The rhododendron gall midge (Clinodiplosis rhododendri) damages the new buds and leaves of rhododendron shrubs. As adults, the tiny flies do no damage, but their larvae voraciously feed until they pupate to adulthood. Several generations of the rhododendron gall midge can do extensive damage over the course of spring and summer. In severe infestations the leaves of the shrub may completely die.
The adult rhododendron midge is very small and often difficult to see. They measure only 1/16 of an inch. The insects resemble tiny flies in their adult stage. The males have light fur on their body and are brown in color. The male's antenna is quite long and often measures 1 1/2 their body length. The females antenna is much shorter. In the insects larva stage they are a tiny, white speck that is flat in appearance and barely discernible to the naked eye.
History and Distribution
The rhododendron gall midge has been reported in New Jersey, North Carolina, Pennsylvania and New York, according to North Carolina State University. It is also known to frequent Connecticut. The insect was first described and written about in 1939.
Spring and Winter
During the winter months the rhododendron gall midge winters in the soil in the form of a pupa as it transforms into an adult. During the early spring it emerges from the its pupa stage and crawls out of the soil onto the rhododendron where it breeds and lays eggs. The eggs are laid in clusters, predominately on the underside of newly emerged leaves. If the leaf has not completely unfurled the insect will lay the eggs along the outer edge of the leaf.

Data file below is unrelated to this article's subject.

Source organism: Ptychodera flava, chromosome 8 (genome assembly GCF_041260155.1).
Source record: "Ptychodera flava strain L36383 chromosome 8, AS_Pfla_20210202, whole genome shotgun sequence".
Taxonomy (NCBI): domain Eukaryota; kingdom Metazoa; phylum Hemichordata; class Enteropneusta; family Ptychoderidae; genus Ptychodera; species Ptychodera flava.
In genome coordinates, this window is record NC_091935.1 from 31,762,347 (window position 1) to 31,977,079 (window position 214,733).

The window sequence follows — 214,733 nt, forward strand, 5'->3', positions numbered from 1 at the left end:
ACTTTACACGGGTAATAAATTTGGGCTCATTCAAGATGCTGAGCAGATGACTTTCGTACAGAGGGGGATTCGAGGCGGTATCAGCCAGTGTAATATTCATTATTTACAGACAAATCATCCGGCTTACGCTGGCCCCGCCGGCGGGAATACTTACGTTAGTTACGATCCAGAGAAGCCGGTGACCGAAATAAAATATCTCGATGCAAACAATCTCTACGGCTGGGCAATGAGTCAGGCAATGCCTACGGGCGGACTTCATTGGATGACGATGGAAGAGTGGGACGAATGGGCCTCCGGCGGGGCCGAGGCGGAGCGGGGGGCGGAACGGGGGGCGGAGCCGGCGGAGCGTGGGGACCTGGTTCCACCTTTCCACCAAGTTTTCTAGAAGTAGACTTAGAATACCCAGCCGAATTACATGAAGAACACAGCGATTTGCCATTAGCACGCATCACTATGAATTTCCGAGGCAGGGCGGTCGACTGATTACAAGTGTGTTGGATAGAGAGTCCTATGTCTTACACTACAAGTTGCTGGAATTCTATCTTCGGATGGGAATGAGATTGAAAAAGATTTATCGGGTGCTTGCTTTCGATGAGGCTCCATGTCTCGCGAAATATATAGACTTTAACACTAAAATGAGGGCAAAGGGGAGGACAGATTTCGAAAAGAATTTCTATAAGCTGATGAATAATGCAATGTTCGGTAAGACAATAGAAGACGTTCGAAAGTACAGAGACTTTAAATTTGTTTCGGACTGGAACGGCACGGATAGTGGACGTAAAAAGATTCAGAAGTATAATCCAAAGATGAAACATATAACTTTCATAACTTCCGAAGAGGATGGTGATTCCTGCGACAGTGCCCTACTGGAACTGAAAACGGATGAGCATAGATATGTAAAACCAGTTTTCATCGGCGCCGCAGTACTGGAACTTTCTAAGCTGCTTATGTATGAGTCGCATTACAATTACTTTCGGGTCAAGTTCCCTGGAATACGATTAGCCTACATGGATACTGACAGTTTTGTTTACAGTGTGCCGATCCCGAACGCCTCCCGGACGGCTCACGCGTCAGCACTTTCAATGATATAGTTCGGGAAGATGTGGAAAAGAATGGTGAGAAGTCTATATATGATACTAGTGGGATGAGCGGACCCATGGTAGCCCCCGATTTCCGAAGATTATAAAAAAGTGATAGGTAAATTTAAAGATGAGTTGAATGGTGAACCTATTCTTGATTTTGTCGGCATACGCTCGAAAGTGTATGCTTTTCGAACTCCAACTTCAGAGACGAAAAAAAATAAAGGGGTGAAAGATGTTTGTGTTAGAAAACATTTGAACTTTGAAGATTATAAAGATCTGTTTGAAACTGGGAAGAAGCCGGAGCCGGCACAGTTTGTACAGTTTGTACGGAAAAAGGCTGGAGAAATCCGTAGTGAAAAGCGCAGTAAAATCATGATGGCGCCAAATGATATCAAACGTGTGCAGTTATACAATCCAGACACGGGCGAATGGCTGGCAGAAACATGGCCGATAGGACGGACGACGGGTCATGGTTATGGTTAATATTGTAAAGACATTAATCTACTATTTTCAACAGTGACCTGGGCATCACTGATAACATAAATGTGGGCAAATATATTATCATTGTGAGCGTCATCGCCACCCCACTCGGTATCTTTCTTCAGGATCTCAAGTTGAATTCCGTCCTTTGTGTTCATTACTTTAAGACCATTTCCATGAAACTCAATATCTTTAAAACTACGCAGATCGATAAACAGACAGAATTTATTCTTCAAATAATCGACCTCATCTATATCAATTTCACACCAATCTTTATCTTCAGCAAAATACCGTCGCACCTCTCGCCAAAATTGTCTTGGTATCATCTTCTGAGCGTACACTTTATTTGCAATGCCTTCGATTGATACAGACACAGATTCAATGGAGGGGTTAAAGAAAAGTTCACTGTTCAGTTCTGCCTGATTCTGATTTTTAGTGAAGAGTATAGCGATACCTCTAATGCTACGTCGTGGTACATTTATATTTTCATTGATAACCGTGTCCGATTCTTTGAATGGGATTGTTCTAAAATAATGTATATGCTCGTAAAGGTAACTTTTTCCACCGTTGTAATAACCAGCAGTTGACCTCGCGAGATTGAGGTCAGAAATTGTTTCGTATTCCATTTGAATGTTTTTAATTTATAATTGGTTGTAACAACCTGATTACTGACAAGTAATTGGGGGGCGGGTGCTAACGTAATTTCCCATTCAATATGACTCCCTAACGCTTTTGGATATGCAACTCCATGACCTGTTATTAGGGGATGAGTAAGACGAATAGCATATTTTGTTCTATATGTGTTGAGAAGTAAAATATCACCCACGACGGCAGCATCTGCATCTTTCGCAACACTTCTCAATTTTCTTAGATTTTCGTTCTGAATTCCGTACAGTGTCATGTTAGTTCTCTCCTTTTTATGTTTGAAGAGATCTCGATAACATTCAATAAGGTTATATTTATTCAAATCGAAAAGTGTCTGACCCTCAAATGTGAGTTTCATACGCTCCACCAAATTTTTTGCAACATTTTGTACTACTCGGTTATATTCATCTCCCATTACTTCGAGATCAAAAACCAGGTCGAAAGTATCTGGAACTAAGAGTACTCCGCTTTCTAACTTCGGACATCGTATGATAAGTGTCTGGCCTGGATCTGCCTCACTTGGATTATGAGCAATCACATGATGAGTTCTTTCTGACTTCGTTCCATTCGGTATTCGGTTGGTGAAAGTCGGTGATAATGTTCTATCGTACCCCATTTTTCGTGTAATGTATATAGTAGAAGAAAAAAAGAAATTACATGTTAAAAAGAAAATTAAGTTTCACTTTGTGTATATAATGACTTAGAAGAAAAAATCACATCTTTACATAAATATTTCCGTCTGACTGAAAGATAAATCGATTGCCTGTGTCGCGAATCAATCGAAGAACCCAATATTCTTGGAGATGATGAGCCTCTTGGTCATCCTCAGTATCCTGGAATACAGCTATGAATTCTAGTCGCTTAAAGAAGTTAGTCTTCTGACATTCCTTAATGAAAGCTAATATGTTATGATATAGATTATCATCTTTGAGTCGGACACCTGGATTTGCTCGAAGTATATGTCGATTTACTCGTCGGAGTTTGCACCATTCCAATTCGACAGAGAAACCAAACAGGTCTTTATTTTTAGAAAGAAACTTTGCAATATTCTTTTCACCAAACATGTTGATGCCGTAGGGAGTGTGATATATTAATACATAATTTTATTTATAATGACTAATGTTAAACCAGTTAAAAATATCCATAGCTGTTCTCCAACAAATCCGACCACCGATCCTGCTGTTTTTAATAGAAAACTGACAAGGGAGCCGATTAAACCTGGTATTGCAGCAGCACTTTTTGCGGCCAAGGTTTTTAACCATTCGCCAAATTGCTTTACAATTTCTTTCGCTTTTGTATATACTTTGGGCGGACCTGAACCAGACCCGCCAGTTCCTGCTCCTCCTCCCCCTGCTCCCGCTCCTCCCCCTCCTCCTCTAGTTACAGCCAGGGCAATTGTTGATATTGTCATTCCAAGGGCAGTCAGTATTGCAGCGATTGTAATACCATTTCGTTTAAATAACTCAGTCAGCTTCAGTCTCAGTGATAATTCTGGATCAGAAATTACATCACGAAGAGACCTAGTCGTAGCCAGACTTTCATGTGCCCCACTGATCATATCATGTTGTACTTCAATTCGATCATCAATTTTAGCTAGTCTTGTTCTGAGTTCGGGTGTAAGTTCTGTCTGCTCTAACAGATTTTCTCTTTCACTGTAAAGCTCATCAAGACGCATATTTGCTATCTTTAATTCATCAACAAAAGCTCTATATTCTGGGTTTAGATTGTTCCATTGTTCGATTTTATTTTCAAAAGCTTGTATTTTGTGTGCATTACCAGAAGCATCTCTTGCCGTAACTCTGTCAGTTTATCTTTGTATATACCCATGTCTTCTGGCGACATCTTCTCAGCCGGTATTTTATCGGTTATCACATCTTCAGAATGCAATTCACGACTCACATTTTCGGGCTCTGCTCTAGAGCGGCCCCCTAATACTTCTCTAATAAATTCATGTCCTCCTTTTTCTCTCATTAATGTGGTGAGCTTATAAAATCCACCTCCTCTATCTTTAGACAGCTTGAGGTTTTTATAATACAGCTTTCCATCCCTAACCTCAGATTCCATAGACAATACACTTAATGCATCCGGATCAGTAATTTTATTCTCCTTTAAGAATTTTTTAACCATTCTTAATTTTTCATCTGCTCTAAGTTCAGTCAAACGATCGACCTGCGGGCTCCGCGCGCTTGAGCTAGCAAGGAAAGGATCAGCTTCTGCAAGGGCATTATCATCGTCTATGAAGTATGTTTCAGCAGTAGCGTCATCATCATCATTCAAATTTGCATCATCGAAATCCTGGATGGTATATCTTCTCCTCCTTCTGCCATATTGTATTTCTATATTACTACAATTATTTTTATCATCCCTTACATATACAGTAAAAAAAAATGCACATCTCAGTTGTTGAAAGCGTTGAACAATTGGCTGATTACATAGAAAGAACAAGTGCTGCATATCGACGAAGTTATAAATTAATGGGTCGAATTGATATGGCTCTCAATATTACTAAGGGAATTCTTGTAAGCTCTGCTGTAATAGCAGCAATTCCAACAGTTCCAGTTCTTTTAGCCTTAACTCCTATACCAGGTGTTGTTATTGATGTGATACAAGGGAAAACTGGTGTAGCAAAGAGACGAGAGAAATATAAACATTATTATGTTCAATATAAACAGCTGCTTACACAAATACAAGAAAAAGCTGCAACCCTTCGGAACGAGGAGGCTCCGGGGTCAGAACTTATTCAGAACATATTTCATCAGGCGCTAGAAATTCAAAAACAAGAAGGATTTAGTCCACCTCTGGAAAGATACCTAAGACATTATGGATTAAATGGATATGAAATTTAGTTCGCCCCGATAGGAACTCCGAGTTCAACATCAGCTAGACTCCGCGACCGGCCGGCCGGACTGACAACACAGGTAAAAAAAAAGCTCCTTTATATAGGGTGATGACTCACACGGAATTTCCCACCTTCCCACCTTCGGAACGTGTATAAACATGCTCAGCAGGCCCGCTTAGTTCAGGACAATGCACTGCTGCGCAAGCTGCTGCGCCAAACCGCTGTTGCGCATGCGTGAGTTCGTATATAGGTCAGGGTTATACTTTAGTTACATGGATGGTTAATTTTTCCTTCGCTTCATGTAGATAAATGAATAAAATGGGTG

The eggs hatch into larvae which spend seven days of their lives feeding on the leaves and buds of the shrub. The leaves appear to curl inward as they sustain damage from the feeding insects. Once the larvae have fed they drop to the ground beneath the shrub to burrow into the soil and pupate into an adult so the cycle can begin all over again.
Apply diazinon, isazofos or chlorpyrifos to the soil around the rhododendron in the fall, according to University of Connecticut Integrated Pest Management. The fall application will kill the pupas that overwinter. A soil drench in April of chlorpyrifos will also help break the insects spring and summer life cycle. The larvae and adults on the shrubs foliage can be controlled by applying dimethoate in May to the leaves of the shrub.